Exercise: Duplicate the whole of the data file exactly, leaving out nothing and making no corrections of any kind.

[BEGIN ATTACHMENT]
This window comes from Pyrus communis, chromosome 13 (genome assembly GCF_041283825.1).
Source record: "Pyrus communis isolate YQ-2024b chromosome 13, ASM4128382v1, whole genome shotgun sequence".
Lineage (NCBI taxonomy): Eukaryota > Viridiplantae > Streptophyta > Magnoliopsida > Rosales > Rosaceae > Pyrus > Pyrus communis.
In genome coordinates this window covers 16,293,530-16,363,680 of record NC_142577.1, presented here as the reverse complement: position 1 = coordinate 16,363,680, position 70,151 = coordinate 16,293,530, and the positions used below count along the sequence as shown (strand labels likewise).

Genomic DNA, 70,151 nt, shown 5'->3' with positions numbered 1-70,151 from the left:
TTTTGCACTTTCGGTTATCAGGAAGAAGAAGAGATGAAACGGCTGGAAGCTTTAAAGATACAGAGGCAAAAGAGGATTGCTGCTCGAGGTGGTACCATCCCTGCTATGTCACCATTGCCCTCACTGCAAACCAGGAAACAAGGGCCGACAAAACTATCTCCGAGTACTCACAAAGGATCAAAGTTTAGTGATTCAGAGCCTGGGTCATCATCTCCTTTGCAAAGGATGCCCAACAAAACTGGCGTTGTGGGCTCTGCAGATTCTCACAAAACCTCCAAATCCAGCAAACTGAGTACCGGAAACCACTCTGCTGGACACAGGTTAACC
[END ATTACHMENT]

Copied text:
This window comes from Pyrus communis, chromosome 13 (genome assembly GCF_041283825.1).
Source record: "Pyrus communis isolate YQ-2024b chromosome 13, ASM4128382v1, whole genome shotgun sequence".
Lineage (NCBI taxonomy): Eukaryota > Viridiplantae > Streptophyta > Magnoliopsida > Rosales > Rosaceae > Pyrus > Pyrus communis.
In genome coordinates this window covers 16,293,530-16,363,680 of record NC_142577.1, presented here as the reverse complement: position 1 = coordinate 16,363,680, position 70,151 = coordinate 16,293,530, and the positions used below count along the sequence as shown (strand labels likewise).

Genomic DNA, 70,151 nt, shown 5'->3' with positions numbered 1-70,151 from the left:
TTTTGCACTTTCGGTTATCAGGAAGAAGAAGAGATGAAACGGCTGGAAGCTTTAAAGATACAGAGGCAAAAGAGGATTGCTGCTCGAGGTGGTACCATCCCTGCTATGTCACCATTGCCCTCACTGCAAACCAGGAAACAAGGGCCGACAAAACTATCTCCGAGTACTCACAAAGGATCAAAGTTTAGTGATTCAGAGCCTGGGTCATCATCTCCTTTGCAAAGGATGCCCAACAAAACTGGCGTTGTGGGCTCTGCAGATTCTCACAAAACCTCCAAATCCAGCAAACTGAGTACCGGAAACCACTCTGCTGGACACAGGTTAACC